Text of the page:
Source for information on Widengren, Geo: Encyclopedia of Religion dictionary. twentieth century, Geo Widengren (–) was born on April 24, On the 24th of April, , the President of the IAHR, Prof. Geo. Widengren of Uppsala University, celebrates his 6oth birthday. Those of us who know him well, . of Professor Geo Widengren of Uppsala University, hosted by the Institute. Religious Studies of the University of California, Santa Barbara, April , and.
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Geo Widengren was born in Stockholm, Sweden, where he spent his childhood and youth. Geo Widengren studied at widengreen in Stockholm under the supervision of Tor Andraea well-known Swedish historian of religions and specialist in early Islamic studies, who was professor at the Stockholm University between and Inhe was appointed Lecturer at the University of Uppsala, where he worked until in the Chair of the History and Psychology of Religion in the Faculty of Theology.
Inhe was appointed professor of history of religions at the same faculty when he widwngren only 33 years old. He was Dean of the Faculty of Theology at the University of Uppsalaandand vice-president and then president of the International Association for the History of Religions IAHR between and respectively. He helped establish the international journal of the IAHR, Numen, first published in and still issued by the Association. Widengren served as the chairman of the Organizing Committee of the International Colloquium on Apocalypticism in which represented a milestone in the study of apocalypticism in the Mediterranean World and the Near East in Antiquity.
WIDENGREN, GEO – Encyclopaedia Iranica
He was awarded numerous degrees honoris causa from the universities of Amsterdam and Strasbourg ; Cardiff, Wales ; Rostock ; and Uppsala Widengren had a reputation for mastering most of the languages of the Near East as well as the ancient languages of Iran. He studied Assyriology in Copenhagen with O. Ravn and Semitic languages under H.
wkdengren Nyberg in Uppsala who also taught him Iranian languages, foremost among them Avestan and Pahlavi. In addition he was well versed in Greek, Latin, and Armenian. His vast knowledge of the languages and cultures of the Near East and Iran enabled him to perform comprehensive studies of the religions in that area and for that matter also in comparative teo. One may distinguish several topics of research with which he was particularly concerned and these are here treated in more detail.
Widengren devoted much energy to the comparative study of religions and the problems it raised, especially the phenomenology of religion, which was much in fashion during the first half of the 20th century.
Based on a wealth of material from a wide diversity of cultures, but with a certain emphasis on the Middle East, he combined the comparative method with a clear historical perspective which led to a better understanding of the religious phenomena studied. He investigated mainly the Israelite and ancient Near Eastern traditions but addressed also the question widdngren Iranian kingship in articles and chapters of his books goe Iranian religions. He could show that the Iranian beliefs corresponded strikingly with those of indigenous African peoples.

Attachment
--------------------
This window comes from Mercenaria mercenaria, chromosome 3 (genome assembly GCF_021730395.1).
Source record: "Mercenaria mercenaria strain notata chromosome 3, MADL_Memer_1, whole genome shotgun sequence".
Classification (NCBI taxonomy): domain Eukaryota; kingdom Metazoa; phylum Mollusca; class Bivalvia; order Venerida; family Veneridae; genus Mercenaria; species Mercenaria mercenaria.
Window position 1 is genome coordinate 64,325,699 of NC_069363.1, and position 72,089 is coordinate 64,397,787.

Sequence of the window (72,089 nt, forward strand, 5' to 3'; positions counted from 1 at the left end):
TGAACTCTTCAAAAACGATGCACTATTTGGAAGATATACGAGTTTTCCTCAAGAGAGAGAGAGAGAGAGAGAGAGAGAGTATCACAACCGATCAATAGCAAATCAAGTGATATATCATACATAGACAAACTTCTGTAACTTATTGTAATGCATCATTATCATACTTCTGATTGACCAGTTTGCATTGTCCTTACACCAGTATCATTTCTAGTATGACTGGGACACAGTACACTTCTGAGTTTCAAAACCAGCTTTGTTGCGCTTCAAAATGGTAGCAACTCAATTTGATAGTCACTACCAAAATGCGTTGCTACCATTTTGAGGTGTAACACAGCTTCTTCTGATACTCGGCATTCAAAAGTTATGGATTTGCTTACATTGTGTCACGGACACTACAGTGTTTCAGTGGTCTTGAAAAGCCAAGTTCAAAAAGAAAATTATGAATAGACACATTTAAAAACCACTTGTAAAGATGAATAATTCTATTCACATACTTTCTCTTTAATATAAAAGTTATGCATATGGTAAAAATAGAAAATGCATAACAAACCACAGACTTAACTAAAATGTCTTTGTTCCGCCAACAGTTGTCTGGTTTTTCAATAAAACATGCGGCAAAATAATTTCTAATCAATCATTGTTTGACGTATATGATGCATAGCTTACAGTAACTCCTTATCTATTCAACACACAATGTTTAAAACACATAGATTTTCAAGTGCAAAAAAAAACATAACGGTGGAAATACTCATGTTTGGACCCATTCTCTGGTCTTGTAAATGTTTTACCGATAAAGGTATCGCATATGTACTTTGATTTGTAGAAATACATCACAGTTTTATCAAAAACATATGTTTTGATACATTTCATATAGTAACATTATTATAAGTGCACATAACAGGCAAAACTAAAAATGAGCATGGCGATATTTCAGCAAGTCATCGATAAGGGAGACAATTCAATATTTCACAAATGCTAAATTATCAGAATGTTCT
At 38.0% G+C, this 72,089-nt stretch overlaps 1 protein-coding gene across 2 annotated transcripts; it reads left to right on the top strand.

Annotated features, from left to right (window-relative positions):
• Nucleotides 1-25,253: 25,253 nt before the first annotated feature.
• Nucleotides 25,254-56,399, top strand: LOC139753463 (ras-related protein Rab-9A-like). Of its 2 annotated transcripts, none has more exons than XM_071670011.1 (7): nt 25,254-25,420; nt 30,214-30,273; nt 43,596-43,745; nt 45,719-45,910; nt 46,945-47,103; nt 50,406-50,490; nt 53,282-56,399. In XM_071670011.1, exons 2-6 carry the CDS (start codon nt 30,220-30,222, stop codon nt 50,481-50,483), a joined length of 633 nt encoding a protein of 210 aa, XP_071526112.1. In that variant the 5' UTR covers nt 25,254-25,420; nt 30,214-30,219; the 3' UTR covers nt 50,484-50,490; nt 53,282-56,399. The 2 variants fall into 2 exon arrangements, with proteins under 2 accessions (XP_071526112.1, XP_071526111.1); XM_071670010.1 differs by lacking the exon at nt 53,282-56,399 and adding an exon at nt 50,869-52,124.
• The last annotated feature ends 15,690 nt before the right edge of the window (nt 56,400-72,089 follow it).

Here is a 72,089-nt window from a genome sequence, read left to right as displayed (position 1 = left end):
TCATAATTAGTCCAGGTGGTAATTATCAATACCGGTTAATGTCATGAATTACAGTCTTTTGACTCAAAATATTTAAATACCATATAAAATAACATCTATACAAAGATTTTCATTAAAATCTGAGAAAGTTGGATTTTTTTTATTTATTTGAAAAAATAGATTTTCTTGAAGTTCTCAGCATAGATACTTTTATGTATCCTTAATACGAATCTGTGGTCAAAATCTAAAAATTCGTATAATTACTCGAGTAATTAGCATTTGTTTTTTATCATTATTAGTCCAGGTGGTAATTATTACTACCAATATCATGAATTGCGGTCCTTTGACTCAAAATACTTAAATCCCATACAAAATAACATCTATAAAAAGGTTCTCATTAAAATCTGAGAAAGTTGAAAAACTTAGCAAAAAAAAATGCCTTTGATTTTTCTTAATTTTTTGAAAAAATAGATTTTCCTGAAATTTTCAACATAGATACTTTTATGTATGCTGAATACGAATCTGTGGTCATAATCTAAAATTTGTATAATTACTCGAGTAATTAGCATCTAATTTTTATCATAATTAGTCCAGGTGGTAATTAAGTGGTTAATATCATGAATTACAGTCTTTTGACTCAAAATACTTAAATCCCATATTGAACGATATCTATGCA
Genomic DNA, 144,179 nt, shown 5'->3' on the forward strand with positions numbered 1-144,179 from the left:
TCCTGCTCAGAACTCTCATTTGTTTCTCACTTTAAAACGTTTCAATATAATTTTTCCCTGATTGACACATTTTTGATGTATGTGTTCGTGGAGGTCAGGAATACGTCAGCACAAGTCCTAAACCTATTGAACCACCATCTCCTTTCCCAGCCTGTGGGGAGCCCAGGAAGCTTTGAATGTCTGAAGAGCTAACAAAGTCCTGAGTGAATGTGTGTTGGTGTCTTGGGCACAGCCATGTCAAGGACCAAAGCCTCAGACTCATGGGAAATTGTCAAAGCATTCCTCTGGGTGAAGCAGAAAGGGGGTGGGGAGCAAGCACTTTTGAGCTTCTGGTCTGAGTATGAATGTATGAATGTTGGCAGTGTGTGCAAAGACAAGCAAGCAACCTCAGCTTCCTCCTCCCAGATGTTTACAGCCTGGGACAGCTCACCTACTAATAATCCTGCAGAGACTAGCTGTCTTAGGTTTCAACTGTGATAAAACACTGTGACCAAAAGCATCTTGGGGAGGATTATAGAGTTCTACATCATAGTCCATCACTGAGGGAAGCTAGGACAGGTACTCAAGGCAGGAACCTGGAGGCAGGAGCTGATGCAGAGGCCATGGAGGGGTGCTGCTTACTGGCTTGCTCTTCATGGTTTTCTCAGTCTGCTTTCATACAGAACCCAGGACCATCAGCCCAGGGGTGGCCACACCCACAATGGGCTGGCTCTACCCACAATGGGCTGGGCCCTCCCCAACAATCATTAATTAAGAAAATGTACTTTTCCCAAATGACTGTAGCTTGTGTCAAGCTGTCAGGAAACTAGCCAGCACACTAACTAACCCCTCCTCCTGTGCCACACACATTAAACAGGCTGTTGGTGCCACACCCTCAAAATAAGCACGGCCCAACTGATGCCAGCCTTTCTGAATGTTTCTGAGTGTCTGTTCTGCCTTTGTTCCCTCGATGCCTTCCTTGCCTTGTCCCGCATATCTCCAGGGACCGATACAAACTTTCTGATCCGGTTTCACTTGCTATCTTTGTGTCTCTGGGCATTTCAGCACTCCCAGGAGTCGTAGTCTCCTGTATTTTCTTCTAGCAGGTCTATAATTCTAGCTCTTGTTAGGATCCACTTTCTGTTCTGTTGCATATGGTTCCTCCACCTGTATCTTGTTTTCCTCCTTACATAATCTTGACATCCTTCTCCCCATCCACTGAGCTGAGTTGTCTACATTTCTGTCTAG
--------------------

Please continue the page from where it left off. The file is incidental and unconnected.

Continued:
This typological concordance allowed the conclusion that the high gods of Africa were not the result of missionary influences but represented ancient inherited tradition. In the early decades of the 20th century the origins of gnosticism was much debated.
Widengren aligned himself with these scholars, emphasizing the pre-Christian origins of Gnosticism as well as its Indo-Iranian background. Widengren was much concerned with the question of the Iranian impact on western religions of antiquity. He concluded that Iranian religion exercised a decisive influence on early Judaism and Christianity, as well as widenfren Gnosticism and Mithraism. His argument was elaborated with skill and first-hand knowledge of all the relevant texts, Subsequent scholarship addressing this problem has been more cautious, without denying the Iranian influence however e.
He maintained with fervor the ancient origins of the Iranian apocalyptic tradition and its pervasive influence on the corresponding Jewish and Christian traditions. In his argumentation for the priority of Iran he emphasized the conservative character of the Pahlavi literature, in particular its dependence on Avestan traditions, and the role played by the Zurvanite variant of Iranian religion see Zurvanism.
Widengren also assumed the task of writing a general survey of Iranian religions, Die Religionen Irans gek was published in This work is notable for its historical approach and for its broad perspective including chapters on the religion of the northern Iranian tribes Scythians and Ossetes as well as the eastern peoples viz.
He also wrote one of the best overviews of Israelite religion available Selected chronological studies by Widengren for a full bibliography of his publications up tosee J.
Iran and Islam by Geo Widengren
Bio-bibliographies de savantsActa Iranica 20, Leiden,pp. A Comparative StudyStockholm, Hochgottglauben im alten Iran: Studies in Iranian and Manichean Religion, Uppsala, Kessier, Mani and ManichaeismNew York, Die Religionen IransStuttgart, ; Fr.
Handbook for the History of Religions I, Leiden,pp. Studi in honore di Angelo BrelichRome, Submitted tags will be reviewed by site administrator before it is posted online.